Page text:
During the Coronavirus pandemic many people have suffered, lost and sacrificed. Throughout this dark time there have also been certain individuals and groups have shared some light. We recently learnt about the lengths one of our clients have gone to in order to safeguard those in their care. The Management and the Staff at Court House Retirement Home in Cheddar (Somerset) made a huge commitment and sacrifice. 8 weeks ago they took the decision to move into the care home in order to reduce the risk to their residents. To sacrifice contact with family in the face of uncertainty takes a special calibre of carer. The decision was made to reduce the risk of staff contaminating the home as they came in and out for their shifts, instead they literally moved into the home. The team at Redcrier are really impressed with the selflessness shown by the staff at Court House and wanted to acknowledge the positive news by sharing this overview written by the Registered Manager of Court House:
“We at Court House, as well as the rest of the country were watching closely as the coronavirus story was unfolding in China and then Italy, it soon became apparent that we were not going to escape it.
Things were then changing daily and increasingly we all realised that was going to affect all of our lives although at the time none of us would believe in our worst nightmares to what extent.
We realised our environment was a ticking time bomb as far as the virus was concerned, with 23 residents between 90 and 106 years old, mostly with the underlying health issues that were being talked about.
We started preparing as best we could, buying in Personal Protective Equipment (PPE) but everyone was having the same idea and we were struggling to buy alcohol hand gel.
People were starting to panic buy foods and toilet paper, having 29 toilets we were starting to worry about running out as you can imagine we do use a fair amount.
We then held a meeting with my management team and decided that we must stop any visitors coming into the home to try to minimise the risk of infection coming in.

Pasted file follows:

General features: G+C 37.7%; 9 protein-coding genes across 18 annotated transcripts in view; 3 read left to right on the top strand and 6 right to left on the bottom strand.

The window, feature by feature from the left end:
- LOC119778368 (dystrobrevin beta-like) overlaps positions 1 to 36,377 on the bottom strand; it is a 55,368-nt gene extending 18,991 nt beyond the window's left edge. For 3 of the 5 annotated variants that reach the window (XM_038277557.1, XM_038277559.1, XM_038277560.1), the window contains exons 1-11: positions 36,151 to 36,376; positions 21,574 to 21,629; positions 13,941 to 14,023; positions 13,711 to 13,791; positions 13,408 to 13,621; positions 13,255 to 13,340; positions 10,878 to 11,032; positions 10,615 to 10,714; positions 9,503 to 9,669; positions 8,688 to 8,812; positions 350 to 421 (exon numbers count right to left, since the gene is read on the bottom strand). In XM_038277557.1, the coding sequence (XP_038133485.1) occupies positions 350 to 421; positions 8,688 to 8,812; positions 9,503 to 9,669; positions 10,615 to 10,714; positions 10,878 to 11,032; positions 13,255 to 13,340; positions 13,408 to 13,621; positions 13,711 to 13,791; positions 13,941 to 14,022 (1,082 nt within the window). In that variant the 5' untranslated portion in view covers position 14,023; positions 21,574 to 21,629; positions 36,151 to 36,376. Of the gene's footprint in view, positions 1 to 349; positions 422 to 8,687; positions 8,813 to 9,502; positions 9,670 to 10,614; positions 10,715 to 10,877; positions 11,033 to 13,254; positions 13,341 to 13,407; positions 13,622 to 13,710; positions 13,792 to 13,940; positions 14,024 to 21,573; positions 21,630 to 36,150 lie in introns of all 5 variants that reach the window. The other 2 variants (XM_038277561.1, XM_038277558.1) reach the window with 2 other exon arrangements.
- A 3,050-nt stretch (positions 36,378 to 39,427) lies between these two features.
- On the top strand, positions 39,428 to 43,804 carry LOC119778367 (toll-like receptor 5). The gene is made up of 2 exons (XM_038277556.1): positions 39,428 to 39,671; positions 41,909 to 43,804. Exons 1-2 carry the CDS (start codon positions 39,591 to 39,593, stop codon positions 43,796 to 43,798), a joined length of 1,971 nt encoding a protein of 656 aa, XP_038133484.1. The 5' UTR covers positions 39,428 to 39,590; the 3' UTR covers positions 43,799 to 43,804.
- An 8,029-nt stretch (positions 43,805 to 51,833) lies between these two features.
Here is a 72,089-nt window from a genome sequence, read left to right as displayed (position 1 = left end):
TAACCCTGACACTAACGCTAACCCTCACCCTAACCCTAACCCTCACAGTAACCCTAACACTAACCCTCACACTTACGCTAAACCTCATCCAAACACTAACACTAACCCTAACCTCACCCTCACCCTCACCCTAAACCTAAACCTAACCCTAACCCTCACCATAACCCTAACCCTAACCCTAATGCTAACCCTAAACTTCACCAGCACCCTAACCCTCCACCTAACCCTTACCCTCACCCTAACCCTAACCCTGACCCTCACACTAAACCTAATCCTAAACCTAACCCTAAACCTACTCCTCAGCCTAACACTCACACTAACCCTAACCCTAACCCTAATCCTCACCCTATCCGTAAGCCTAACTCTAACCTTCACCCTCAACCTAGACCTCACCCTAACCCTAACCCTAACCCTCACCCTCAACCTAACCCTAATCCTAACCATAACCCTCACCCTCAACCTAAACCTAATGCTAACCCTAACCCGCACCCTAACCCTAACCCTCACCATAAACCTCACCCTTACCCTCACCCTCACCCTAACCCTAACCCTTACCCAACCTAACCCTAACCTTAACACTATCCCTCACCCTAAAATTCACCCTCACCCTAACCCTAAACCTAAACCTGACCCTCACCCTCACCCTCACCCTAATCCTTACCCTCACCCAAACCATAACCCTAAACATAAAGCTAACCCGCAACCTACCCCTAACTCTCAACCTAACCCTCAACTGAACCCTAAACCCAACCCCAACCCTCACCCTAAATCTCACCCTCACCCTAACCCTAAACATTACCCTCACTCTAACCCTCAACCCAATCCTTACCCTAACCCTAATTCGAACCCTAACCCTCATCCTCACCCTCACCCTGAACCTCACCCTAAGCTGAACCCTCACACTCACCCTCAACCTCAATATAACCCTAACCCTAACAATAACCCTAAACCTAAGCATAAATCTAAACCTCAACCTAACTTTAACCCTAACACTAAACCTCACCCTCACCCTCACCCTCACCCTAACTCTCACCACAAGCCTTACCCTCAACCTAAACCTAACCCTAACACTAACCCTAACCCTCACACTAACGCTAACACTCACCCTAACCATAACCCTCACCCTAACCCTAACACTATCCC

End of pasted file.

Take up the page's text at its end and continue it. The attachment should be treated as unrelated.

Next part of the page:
This was Wednesday 18th March, this was difficult for the families as they know when they would see their elderly mums and dads again (or ever if the infection came in !)
We set up skype and facetime to aid communication.
Again as the days went on, more bad news was being reported and we hearing of 500, 600, 700 deaths a day and we were starting to hear stories of people locally having and dying from the virus.
We also starting hearing of care homes locally with cases and national stories of care homes losing 10-20 residents to the virus.
I immediately called my top team together and after a chat for about 15 minutes we realised that we had no choice but to shut up shop.
We realised that our Achilles heel was the staff coming in and out to work, they would go home, we were worried about their families distancing habits etc.
It was too much of a risk and as I said the decision made itself.
We needed a few days to talk to staff and to ensure we had rooms, mattresses and bedding as well as other supplies before we locked the gates.
I did have 3 empty rooms which I could have filled but decided not to as this was unfolding as I did not want to put a strain on the staff, so these were ideal places for the staff to sleep.
All of the workforce knew that this was what we needed to do and although there were some staff that couldn’t come in due to child and other commitments, 12 people agreed to do it.
The staff had the Easter Bank Holiday weekend to spend with their families and we locked in last Tuesday morning.
I was leaving my wife, along with my 22 year old & 4 year old daughters on the outside which was very tough.
My eldest daughter looks after our social media, I just ping her photos from the inside and she puts together some great Facebook and Instagram posts to keep the resident’s families & friends as well as interested people in the outside world informed of what is going on.
My Brother James also stayed on the outside so he could source supplies for us.
We held a residents meeting and explained what we were doing and the residents were so relieved, it was being reported daily about how the care Homes were the biggest risks and how many were dying in them. Residents families were equally happy and were grateful for the sacrifices we were making.
We are now nearly weeks into the lockdown, none of us have been able to go home to our families but things are going well.
The first few days were very emotional, but we are all actually really enjoying it and even more so in the knowledge that for now our residents are as safe as they could possibly be.
We are small in numbers, down to 9 staff members now, but are such a tight knit team, we are all working hard but so well together.
We have our chef Gary with us who is delighting us on a daily basis with his wizardry in the kitchen, this is really helping to keep us going.
We have had great support from the outside with local people making masks and scrubs for us and people dropping off cakes, wine, sweets, pamper products, paying for take-aways for us….the support has been incredible.
So 52 days and counting”.
Court House Retirement Home
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